CP: In this attack what was stolen was, “…email addresses, user names and passwords spelled out in plain text”.  This sort of data is used for a different type of fraudulent activity.  What will likely happen here is that the entire dump will be sold to somebody on the black market.  Once that data has been purchased, it will be sorted to determine if there are any opportunities for blackmail.  For example, are there any politicians, police officers, high ranking businessmen, or members of the clergy that don’t want the fact that they had an account on a porn site to become public knowledge?  If so, they would likely be willing to pay something in order to keep that information secret.

Additionally, since people are creatures of habit, and frequently use the same username / password combinations at other sites such as personal banking, online credit accounts, or work email, hackers are sure to try them out en masse (with the help of hacker created automation) to see if they work elsewhere.

 CBR: The Dropbox hack – considering the hack was in 2012, why did the data only come to light years later?

CP: It’s anybody’s guess.  Perhaps the effectiveness of the data has run its course, so the hackers decided to announce the theft. This is not a multibillion-dollar industry by accede. While stolen data has monetary value, it will be used efficiently and effectively to make money.  Often, once it’s no longer useful for that purpose, attackers jettison the data- they couldn’t care less what happens to it.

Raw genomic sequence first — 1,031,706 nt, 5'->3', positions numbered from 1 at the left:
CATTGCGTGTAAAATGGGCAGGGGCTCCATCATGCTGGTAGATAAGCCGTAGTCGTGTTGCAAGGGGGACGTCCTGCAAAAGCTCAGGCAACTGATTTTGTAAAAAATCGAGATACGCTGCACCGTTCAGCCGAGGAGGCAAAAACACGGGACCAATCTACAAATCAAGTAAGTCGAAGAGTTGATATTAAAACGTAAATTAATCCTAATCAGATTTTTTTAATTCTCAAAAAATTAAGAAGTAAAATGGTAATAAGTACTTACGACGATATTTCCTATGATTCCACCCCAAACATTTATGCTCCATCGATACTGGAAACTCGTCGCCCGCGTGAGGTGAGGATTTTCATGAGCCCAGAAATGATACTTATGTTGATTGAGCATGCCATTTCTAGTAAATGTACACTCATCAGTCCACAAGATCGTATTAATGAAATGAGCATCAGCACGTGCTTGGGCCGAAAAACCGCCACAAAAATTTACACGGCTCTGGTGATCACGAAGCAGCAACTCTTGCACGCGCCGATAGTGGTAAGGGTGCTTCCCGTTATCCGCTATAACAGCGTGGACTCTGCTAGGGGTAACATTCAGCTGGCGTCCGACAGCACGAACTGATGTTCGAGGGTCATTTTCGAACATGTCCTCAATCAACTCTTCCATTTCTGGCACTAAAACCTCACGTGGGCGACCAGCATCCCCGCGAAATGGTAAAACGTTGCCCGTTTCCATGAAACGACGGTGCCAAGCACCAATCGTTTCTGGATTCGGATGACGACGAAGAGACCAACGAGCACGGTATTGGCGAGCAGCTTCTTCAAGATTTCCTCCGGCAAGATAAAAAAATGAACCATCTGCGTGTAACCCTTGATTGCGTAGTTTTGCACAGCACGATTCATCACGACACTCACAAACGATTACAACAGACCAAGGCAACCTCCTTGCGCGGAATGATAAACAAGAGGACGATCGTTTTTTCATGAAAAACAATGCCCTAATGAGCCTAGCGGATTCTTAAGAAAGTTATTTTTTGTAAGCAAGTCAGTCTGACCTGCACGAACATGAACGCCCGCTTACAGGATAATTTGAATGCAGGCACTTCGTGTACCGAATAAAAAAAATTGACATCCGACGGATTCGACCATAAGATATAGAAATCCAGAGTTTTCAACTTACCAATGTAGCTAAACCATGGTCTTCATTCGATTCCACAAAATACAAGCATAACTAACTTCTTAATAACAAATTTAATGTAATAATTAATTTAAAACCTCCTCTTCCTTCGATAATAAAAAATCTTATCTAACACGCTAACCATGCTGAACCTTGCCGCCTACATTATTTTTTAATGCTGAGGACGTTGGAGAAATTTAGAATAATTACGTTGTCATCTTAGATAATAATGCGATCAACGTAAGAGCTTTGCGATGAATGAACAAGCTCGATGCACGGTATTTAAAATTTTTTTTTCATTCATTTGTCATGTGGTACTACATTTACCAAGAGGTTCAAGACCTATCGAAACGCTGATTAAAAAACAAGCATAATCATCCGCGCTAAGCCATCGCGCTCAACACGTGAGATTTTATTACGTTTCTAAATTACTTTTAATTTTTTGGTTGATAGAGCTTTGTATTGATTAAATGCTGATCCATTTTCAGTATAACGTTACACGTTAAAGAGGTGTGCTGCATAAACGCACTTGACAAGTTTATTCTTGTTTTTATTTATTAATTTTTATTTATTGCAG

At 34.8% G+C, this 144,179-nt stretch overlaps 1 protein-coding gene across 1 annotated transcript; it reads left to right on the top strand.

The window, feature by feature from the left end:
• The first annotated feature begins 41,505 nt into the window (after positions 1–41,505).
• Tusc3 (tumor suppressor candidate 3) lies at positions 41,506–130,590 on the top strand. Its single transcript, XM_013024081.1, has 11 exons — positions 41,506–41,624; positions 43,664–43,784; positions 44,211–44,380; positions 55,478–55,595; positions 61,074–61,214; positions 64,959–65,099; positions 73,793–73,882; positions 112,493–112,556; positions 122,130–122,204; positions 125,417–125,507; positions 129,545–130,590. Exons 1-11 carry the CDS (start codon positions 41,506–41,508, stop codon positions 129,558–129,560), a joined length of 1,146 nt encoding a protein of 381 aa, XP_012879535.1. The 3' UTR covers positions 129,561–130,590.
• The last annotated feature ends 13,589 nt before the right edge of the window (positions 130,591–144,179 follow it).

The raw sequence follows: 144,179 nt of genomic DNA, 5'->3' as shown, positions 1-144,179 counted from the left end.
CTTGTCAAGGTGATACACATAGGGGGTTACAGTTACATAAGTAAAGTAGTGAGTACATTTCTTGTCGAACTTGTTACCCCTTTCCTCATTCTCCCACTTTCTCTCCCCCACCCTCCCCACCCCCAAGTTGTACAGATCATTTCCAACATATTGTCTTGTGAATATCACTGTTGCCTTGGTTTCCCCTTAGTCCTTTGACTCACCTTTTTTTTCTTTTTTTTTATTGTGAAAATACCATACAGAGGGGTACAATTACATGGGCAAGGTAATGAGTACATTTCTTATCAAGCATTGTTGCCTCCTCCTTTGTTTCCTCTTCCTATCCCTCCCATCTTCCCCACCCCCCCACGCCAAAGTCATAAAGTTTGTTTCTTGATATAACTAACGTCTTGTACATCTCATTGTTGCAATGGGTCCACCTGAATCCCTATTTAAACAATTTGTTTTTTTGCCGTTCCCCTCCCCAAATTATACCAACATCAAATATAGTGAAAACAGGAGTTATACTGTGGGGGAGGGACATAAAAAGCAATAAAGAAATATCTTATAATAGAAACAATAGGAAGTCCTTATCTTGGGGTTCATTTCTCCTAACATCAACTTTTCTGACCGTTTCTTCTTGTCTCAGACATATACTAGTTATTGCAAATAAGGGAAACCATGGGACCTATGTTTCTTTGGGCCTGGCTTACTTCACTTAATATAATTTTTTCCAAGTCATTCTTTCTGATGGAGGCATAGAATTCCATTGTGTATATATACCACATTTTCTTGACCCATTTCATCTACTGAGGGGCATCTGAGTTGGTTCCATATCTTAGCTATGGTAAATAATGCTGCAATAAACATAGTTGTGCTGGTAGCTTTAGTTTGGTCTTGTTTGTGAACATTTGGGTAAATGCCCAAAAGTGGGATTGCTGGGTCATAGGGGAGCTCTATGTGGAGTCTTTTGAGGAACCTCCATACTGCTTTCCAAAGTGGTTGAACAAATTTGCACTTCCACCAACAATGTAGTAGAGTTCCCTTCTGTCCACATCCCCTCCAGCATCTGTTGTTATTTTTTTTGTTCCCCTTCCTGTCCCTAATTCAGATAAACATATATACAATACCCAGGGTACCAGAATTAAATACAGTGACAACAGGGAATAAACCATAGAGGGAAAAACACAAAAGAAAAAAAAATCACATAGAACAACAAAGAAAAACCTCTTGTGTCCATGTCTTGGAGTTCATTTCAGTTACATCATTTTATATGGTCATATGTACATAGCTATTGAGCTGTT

CBR: Once data is stolen – is it that it, once it’s gone it’s gone?

CP: Once data is gone, it’s pretty much gone.  You can make efforts to track it, but those will always be expost facto, or part of undercover law enforcement operations.  Organisations should recognise their data is going to be stolen at some point, and make every effort to ensure that stolen data is useless through encryption.  If done properly, encryption can render the data useless to the attackers.